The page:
Monday, May 9, 2016

Ghost Town 2

This is the easily identifiable Oklahoma-style home of the period,
and many surviving cookie-cutter homes may still be found in almost 
any of the old towns.

The town of Lenora sprang up in the bend of the Canadian River on Cheyenne-Arapaho land when it was opened for non-Indian settlement in 1892.  The first post office appeared in 1896 when this little dot on the map was the largest town in what would become Dewey County.  By 1900, it would have a population of about 400, and at one time there was consideration of moving the county seat from Taloga to Lenora.  It then claimed a hotel, restaurant, two saloons (the mark of any successful Western town), two doctors that would make house calls night or day, three general stores, a meat market, confectionery, drugstore, hardware store, harness shop, a bank, lumberyard, a well-driller, cotton gin, gristmill, a school, churches, a weekly newspaper, and several civic organizations including the Masons, Eastern Star, Royal Neighbors, Woodsmen of the World, and Odd Fellows.  As the world marched by, Lenora withered, and even the post office left town in 1955.  At the time Morris’ book was published, the Methodist church was still in use and a gas station and garage still operated on Main Street.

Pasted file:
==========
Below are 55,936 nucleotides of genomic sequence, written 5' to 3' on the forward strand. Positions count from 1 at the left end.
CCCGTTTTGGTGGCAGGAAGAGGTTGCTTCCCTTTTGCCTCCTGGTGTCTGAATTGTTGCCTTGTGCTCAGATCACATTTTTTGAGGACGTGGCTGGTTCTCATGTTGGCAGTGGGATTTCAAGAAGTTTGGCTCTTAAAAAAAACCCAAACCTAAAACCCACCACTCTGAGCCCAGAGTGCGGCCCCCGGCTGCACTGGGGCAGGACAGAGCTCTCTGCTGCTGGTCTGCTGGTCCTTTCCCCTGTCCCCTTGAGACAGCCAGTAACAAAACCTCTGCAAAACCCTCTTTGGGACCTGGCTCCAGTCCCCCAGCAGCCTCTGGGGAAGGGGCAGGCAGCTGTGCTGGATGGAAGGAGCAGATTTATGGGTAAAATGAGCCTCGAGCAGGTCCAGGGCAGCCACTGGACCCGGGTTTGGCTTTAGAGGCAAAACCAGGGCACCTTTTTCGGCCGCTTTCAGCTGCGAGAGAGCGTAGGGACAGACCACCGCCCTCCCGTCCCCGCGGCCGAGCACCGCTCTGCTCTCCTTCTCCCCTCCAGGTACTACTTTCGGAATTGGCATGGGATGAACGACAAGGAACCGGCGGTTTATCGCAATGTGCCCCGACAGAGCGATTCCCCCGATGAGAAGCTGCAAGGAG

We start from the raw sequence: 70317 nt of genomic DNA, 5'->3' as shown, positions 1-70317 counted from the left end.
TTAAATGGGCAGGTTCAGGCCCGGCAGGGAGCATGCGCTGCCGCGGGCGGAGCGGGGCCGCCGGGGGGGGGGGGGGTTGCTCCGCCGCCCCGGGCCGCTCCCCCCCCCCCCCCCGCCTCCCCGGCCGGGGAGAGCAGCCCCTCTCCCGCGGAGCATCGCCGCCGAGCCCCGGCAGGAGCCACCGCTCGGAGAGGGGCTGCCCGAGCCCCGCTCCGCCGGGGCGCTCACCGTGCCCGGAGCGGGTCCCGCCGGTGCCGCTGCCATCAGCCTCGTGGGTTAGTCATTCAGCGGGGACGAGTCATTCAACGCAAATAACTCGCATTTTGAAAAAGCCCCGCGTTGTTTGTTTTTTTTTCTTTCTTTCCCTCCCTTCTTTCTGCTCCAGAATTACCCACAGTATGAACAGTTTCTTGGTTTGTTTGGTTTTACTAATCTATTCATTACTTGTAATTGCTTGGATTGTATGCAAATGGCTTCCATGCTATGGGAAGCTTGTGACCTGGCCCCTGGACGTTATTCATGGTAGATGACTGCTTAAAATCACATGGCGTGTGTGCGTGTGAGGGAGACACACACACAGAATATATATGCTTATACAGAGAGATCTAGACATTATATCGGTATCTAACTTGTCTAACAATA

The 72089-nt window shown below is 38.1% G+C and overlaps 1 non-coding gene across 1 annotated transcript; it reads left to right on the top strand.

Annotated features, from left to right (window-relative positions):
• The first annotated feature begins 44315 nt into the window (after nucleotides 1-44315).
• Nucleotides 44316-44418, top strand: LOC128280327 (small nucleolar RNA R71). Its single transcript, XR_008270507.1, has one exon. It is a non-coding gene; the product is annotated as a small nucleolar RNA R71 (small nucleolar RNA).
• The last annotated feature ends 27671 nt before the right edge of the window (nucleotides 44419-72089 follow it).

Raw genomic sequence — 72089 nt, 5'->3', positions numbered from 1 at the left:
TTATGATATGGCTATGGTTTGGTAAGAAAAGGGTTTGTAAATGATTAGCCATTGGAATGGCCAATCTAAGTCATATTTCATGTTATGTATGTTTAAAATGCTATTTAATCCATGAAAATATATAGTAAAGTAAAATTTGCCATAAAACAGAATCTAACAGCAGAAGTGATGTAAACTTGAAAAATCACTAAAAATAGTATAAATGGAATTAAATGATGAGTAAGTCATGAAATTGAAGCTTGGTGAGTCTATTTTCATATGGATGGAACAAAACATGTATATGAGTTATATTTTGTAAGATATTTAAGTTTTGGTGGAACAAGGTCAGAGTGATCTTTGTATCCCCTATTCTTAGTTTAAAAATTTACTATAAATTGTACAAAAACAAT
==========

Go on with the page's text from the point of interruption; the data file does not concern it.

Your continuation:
One of a home's most useful tools just discarded.

There is now little evidence of any of this Land Run prosperity.  There are a couple of the old houses still standing, one of which stands by itself, while another one or two are so entangled in weeds, brush, and trees to be made unidentifiable.  The Methodist church was abandoned for a new one, and I believe we found the old garage with a painted admonition still visible on the wall to keep work areas clean.  Beyond that, even the ghosts have left town, and Lenora exists in name only.

This is the South Canadian River.

Found in the woods near the new bridge is the trestle of the original
bridge that the settlers would have used.  It is interesting in some of
these areas to find old relics.  At one site, I found the remains of the
original bridge trestle written about as the one used by covered supply
wagons carrying settlers and U.S. Army supplies from one fort to another,
like from Fort Reno to Fort Supply and beyond.  If interested, you can
read more of the Fort Supply and wagon train era in archives for June
10,11, and 12, 2012.

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